20% of Islamic marriages may have been registered under customary marriage law or ordinance – Lawyer


A Managing Partner at Hay and Partners at Law, Hanifa Adjoa Yahaya has opined that the 20% of Islamic marriages that have been considered valid by the Registrar General’s Department may have been registered under the ordinance or as customary marriages.

According to Madam Adjoa Yahaya, her presumption is based on the fact that there are no forms available for Muslims to register their marriages under the Mohammedan or Islamic law.

This assertion by the lawyer comes on the back of a complaint made by the Head of Marriages at the Registrar General’s Department, Oladele Kwaku Aribike during a dialogue organised by civic society organisation, Telling Ghana, on the theme “Working together for a better Society.”

During the dialogue, Mr Aribike disclosed that 80% of Islamic marriages in Ghana are invalid, due to their inability to register under the Mohammedan law.

However, the lawyer admitted to the host of The Law, Samson Lardy Anyenini, on Sunday, that she was not surprised by the revelation made by Mr Aribike.

She said, “I am not surprised at all. And I’m wondering where the 20% are. Perhaps, they have gone under the Cap 129 or customary marriage. Perhaps, because I know that some people will go and register under the marriage ordinance, because there are no forms at the Registrar General for you [the Muslim] to pick up to register for the Islamic marriage.”

Still, on the issue of invalid Islamic marriages, a research was conducted by a Ghanaian online legal search engine called Dennislaw, in which it was highlighted that there are no lawful Islamic marriages in Ghana because since the law was passed in the colonial era, the Ministry of Interior has not put in place a regime to license Mohammedan Priests, and the MMDAs have no system for registering these marriages.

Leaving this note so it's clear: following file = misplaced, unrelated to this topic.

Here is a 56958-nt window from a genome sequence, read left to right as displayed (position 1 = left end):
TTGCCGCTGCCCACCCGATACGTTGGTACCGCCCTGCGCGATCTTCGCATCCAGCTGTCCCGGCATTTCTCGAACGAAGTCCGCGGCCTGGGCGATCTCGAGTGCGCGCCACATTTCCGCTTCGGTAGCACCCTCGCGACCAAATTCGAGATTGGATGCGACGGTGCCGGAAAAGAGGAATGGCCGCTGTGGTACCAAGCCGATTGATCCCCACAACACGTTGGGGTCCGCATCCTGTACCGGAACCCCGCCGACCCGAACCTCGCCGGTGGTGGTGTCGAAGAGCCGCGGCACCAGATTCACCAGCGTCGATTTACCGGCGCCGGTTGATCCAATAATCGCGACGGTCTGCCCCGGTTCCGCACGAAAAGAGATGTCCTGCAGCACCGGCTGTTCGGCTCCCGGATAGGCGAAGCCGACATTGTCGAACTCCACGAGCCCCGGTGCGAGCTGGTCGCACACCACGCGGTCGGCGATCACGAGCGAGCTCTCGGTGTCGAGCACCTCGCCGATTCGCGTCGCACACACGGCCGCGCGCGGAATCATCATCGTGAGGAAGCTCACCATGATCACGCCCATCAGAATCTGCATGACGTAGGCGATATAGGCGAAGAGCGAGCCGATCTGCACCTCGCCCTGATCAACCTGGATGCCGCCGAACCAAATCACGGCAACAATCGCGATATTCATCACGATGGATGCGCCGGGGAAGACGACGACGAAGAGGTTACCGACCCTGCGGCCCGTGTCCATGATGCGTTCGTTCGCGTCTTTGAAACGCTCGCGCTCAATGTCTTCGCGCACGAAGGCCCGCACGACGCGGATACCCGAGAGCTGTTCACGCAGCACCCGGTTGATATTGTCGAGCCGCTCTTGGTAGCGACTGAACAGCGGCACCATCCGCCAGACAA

Once again, Ms Yahaya stated that the lack of frameworks to register Islamic marriages and how the current law adversely affects Islamic marriages, have sparked a great deal of concern among lawyers in the nation, particularly Islamic lawyers.

This, she explained, is because they —Muslim lawyers— are aware that for a Muslim to have a marriage that is considered valid by the law, the individual getting married has to either register under the customary marriage law or the marriage ordinance.

 “These are conversations that Muslim lawyers have had in groups, and in practice. And frustrations have been raised about how when a Muslim lawyer knows that the law requires registration after the marriage, they go to the district assembly and they don’t have the forms. In fact, they are surprised … because there’s nothing like that. So, if you (the Muslim) need to register, then the two existing options which are easily available, they go for it.”

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